Fort Bragg unmanned aerial vehicles will fly over civilian airspace in coming years, but pose no threat, officials said Thursday.
Speaking during a meeting of the Regional Land Advisory Committee, post officials outlined the unmanned vehicles — commonly known as drones — in use on Fort Bragg and briefed the group on plans to bring in larger unmanned vehicles.
The unmanned vehicles now used on Fort Bragg are for surveillance and reconnaissance. They are relatively small machines that can be hand-launched or slingshot into the air by other machines.
But in 2016, post officials said they expect the MQ-1C Gray Eagle to be added to the post arsenal.
The Gray Eagle is a variant of the Predator used by U.S. forces in Afghanistan.
The use of the Predator to target enemies has been criticized by some groups.
The Gray Eagle is capable of carrying Hellfire and Stinger missiles or laser-guided bombs, but there are no plans to arm the vehicles while in use on Fort Bragg, said David Yow, air operations and plans officer for Fort Bragg's Department of Plans, Training, Mobilization and Security.
"It will not be armed here at Fort Bragg," Yow reiterated throughout the meeting, although he admitted that policies could change in the future.
The Gray Eagles, about nine in total, will be based at Camp Mackall starting in July 2016. The camp is 7 miles west of Fort Bragg's vast training areas.
Gray Eagles will have to fly across civilian land to reach Fort Bragg, but only over sparsely populated areas, Yow said.
The flights, which Yow said will average two or three a day, will be monitored by soldiers on the ground. And the machine's surveillance equipment will not be used during the flight between military land.
"The military's not going to be spying.," Yow said. "This will be like a Cessna going overhead."
Fort Bragg officials expect questions about the unmanned vehicles and said Thursday's presentation was part of the outreach to educate the community.
Jean Powell, chairwoman of the Regional Land Use Advisory Committee, is a Hoke County commissioner. The Gray Eagles will cross Hoke County on their way to Fort Bragg.
Powell said she expects concerns from residents.
But Yow said the machines would likely only fly over farmland and other sparsely populated areas.
He said residents had nothing to fear.
"We're not going to be doing any criminal investigations or anything like that in the military," he said.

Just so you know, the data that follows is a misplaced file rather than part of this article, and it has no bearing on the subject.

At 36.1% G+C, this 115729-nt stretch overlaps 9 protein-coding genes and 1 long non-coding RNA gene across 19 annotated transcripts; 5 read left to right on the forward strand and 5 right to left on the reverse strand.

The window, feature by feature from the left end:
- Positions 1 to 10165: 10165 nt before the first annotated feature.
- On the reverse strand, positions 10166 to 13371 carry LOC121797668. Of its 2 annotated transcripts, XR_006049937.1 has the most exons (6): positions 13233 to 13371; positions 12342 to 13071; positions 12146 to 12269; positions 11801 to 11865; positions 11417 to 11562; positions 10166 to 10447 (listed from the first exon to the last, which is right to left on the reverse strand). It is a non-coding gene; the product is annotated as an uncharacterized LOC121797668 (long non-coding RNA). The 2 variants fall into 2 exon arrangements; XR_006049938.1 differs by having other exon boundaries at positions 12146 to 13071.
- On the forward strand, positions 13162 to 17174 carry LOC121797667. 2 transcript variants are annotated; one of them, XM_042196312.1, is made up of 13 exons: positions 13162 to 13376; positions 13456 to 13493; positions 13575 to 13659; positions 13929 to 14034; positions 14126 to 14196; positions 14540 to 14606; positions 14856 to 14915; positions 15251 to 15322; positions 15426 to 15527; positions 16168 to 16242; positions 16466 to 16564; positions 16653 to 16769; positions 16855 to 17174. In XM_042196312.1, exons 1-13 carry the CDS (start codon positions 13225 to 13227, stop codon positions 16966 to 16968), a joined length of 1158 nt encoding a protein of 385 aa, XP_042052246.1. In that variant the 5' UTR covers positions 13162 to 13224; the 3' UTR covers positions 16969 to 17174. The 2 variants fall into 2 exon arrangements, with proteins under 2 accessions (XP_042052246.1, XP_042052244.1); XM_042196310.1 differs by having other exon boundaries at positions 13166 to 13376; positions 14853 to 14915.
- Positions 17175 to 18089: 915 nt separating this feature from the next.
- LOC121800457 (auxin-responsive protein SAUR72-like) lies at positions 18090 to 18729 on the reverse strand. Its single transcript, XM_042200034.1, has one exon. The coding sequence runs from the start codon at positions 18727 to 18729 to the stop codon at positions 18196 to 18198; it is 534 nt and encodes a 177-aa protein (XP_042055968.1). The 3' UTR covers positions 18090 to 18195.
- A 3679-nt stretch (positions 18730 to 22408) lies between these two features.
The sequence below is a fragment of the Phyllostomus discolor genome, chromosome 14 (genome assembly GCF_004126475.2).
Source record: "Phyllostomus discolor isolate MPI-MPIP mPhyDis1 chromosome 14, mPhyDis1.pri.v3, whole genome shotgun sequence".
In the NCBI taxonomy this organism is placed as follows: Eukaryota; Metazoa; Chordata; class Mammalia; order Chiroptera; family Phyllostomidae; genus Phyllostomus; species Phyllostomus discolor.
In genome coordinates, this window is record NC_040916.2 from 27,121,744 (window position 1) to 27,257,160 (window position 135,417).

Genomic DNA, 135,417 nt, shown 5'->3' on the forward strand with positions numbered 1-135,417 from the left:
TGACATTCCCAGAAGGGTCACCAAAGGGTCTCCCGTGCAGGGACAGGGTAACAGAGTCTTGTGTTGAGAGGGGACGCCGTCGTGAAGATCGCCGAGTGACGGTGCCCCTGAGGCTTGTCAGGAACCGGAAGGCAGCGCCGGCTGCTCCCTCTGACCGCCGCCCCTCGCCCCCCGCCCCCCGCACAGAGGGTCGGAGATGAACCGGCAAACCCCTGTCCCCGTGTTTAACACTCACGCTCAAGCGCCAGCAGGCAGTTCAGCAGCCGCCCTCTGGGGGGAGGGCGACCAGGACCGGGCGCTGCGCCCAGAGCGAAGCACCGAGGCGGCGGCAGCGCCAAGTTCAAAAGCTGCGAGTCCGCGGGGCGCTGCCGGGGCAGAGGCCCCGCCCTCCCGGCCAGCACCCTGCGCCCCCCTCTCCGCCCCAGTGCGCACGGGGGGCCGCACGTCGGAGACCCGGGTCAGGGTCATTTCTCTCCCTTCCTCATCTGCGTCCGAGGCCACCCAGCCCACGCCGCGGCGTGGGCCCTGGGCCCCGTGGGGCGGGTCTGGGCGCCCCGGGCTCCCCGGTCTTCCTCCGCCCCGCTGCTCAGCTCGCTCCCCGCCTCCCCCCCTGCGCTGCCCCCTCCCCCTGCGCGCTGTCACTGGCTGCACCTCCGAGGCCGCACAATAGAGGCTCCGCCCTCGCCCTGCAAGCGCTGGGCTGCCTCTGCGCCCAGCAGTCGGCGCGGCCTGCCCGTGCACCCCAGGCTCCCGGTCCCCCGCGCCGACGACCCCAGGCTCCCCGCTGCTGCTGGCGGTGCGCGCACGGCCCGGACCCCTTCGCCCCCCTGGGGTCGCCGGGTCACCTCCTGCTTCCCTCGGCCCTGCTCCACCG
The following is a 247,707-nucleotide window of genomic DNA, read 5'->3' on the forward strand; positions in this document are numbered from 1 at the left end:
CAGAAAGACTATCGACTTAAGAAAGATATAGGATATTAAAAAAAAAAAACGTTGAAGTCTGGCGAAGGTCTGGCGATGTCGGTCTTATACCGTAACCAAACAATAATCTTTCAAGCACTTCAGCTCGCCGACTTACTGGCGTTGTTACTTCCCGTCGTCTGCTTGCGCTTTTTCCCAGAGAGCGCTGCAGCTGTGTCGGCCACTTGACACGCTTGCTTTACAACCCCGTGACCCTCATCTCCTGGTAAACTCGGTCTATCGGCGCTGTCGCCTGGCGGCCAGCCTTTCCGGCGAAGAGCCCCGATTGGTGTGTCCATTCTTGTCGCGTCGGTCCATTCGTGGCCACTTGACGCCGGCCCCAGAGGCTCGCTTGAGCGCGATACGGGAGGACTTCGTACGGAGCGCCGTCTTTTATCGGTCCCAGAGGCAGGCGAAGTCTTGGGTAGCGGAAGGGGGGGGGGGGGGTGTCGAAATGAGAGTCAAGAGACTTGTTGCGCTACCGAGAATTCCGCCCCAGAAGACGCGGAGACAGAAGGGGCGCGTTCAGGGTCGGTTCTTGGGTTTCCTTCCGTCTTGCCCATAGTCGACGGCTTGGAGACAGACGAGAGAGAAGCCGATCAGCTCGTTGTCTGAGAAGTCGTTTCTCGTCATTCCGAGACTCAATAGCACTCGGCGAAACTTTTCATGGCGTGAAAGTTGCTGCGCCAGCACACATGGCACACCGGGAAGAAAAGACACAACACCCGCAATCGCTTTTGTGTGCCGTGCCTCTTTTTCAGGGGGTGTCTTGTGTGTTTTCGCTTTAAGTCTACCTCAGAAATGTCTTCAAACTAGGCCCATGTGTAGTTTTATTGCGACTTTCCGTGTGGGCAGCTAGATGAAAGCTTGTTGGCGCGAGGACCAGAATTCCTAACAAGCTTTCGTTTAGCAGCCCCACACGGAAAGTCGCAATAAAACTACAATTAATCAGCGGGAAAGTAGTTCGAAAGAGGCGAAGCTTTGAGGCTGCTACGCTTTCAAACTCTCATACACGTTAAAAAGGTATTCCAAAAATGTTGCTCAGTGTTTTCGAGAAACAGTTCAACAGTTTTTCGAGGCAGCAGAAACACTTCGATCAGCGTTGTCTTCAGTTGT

Yow said unmanned vehicles were the future of aviation, and North Carolina civilian authorities are positioning themselves to be leaders in the industry.
"They're here to stay," he said.
Yow said the term "drone" is incorrect because it implies an automated system. He said unmanned aerial vehicles are controlled by operators via radio or satellite controls.
Yow spoke briefly about ongoing attempts to regulate unmanned aerial vehicles and the timeline the Federal Aviation Administration has set for installing guidelines for civilian use.
The unmanned aerial vehicle market is expected to double to $11 billion in the next 10 years, Yow said, with much of the growth coming from law enforcement.
Eventually, he said, the industry is likely to be dominated by agricultural uses.
"It's not just for the military," Yow said.
Civilian agencies have asked for permission to use Fort Bragg air space for unmanned vehicles, but Yow said those requests have been denied due to a lack of space.
Large swaths of the Fort Bragg training areas are already being used for training on the vehicles currently in use at the post. That includes three types of unmanned vehicles, all meant for surveillance and reconnaissance.
The RQ-11 Raven and RQ-7B Shadow are used by Fort Bragg infantry brigades, Yow said. The FQM-151 is used by Marines who occasionally train on post.
None of those vehicles leave the Fort Bragg airspace, he said.
Camille Cole, head of the master planning branch at Fort Bragg, said the Gray Eagle was originally planned to come to the post in 2012.
The post began preparing for the unmanned vehicles in 2007, but plans were repeatedly changed over the years.
Originally, the Gray Eagle was going to be stationed at Pope Field, but plans were approved last June to instead use Camp Mackall's airfield, which was deemed the safest location.
Design of a hangar and operations center for the Gray Eagle will begin later this year, with a contract for construction expected to be approved in October, Cole said.